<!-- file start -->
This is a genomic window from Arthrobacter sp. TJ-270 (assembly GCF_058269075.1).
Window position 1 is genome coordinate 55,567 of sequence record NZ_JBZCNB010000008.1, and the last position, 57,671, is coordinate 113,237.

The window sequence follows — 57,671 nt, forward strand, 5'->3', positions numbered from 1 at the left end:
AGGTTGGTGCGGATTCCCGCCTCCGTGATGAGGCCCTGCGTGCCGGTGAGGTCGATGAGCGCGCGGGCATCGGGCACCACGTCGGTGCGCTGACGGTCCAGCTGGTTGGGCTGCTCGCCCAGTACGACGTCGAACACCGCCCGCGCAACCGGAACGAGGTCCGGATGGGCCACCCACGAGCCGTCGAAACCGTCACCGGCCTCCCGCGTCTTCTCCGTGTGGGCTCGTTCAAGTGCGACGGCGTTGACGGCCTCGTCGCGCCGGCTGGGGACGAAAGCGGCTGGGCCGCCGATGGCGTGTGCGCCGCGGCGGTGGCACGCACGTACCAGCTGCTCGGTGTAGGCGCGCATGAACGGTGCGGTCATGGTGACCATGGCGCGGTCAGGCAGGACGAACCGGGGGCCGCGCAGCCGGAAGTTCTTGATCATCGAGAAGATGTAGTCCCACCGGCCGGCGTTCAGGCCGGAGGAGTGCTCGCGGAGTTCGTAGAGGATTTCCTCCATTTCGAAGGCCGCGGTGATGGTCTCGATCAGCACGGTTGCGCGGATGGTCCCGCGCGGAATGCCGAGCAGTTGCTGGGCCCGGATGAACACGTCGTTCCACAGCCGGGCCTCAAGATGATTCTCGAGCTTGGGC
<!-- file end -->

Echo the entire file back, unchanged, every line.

This is a genomic window from Arthrobacter sp. TJ-270 (assembly GCF_058269075.1).
Window position 1 is genome coordinate 55,567 of sequence record NZ_JBZCNB010000008.1, and the last position, 57,671, is coordinate 113,237.

The window sequence follows — 57,671 nt, forward strand, 5'->3', positions numbered from 1 at the left end:
AGGTTGGTGCGGATTCCCGCCTCCGTGATGAGGCCCTGCGTGCCGGTGAGGTCGATGAGCGCGCGGGCATCGGGCACCACGTCGGTGCGCTGACGGTCCAGCTGGTTGGGCTGCTCGCCCAGTACGACGTCGAACACCGCCCGCGCAACCGGAACGAGGTCCGGATGGGCCACCCACGAGCCGTCGAAACCGTCACCGGCCTCCCGCGTCTTCTCCGTGTGGGCTCGTTCAAGTGCGACGGCGTTGACGGCCTCGTCGCGCCGGCTGGGGACGAAAGCGGCTGGGCCGCCGATGGCGTGTGCGCCGCGGCGGTGGCACGCACGTACCAGCTGCTCGGTGTAGGCGCGCATGAACGGTGCGGTCATGGTGACCATGGCGCGGTCAGGCAGGACGAACCGGGGGCCGCGCAGCCGGAAGTTCTTGATCATCGAGAAGATGTAGTCCCACCGGCCGGCGTTCAGGCCGGAGGAGTGCTCGCGGAGTTCGTAGAGGATTTCCTCCATTTCGAAGGCCGCGGTGATGGTCTCGATCAGCACGGTTGCGCGGATGGTCCCGCGCGGAATGCCGAGCAGTTGCTGGGCCCGGATGAACACGTCGTTCCACAGCCGGGCCTCAAGATGATTCTCGAGCTTGGGC